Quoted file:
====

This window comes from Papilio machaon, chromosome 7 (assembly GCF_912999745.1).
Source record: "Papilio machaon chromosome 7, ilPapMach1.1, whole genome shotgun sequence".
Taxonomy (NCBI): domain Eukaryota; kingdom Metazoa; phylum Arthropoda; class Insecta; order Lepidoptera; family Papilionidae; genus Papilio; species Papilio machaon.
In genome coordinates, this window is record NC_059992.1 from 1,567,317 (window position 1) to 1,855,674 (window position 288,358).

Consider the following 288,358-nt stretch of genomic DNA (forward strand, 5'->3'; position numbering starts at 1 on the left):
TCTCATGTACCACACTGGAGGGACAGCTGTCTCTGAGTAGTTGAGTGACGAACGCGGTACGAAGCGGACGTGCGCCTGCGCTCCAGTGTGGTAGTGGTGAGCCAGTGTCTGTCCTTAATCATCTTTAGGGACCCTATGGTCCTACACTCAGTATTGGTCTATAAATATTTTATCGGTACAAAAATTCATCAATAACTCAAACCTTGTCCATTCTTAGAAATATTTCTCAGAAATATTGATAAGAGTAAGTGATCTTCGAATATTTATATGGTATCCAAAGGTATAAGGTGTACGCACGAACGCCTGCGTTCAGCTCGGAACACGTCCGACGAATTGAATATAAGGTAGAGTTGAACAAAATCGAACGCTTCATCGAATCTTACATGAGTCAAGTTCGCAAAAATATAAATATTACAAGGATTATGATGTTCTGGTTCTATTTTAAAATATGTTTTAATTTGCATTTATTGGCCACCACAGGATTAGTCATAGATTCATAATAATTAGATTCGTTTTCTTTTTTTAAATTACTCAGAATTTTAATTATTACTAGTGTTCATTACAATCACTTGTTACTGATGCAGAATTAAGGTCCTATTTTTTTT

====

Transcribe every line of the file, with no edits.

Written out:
This window comes from Papilio machaon, chromosome 7 (assembly GCF_912999745.1).
Source record: "Papilio machaon chromosome 7, ilPapMach1.1, whole genome shotgun sequence".
Taxonomy (NCBI): domain Eukaryota; kingdom Metazoa; phylum Arthropoda; class Insecta; order Lepidoptera; family Papilionidae; genus Papilio; species Papilio machaon.
In genome coordinates, this window is record NC_059992.1 from 1,567,317 (window position 1) to 1,855,674 (window position 288,358).

Consider the following 288,358-nt stretch of genomic DNA (forward strand, 5'->3'; position numbering starts at 1 on the left):
TCTCATGTACCACACTGGAGGGACAGCTGTCTCTGAGTAGTTGAGTGACGAACGCGGTACGAAGCGGACGTGCGCCTGCGCTCCAGTGTGGTAGTGGTGAGCCAGTGTCTGTCCTTAATCATCTTTAGGGACCCTATGGTCCTACACTCAGTATTGGTCTATAAATATTTTATCGGTACAAAAATTCATCAATAACTCAAACCTTGTCCATTCTTAGAAATATTTCTCAGAAATATTGATAAGAGTAAGTGATCTTCGAATATTTATATGGTATCCAAAGGTATAAGGTGTACGCACGAACGCCTGCGTTCAGCTCGGAACACGTCCGACGAATTGAATATAAGGTAGAGTTGAACAAAATCGAACGCTTCATCGAATCTTACATGAGTCAAGTTCGCAAAAATATAAATATTACAAGGATTATGATGTTCTGGTTCTATTTTAAAATATGTTTTAATTTGCATTTATTGGCCACCACAGGATTAGTCATAGATTCATAATAATTAGATTCGTTTTCTTTTTTTAAATTACTCAGAATTTTAATTATTACTAGTGTTCATTACAATCACTTGTTACTGATGCAGAATTAAGGTCCTATTTTTTTT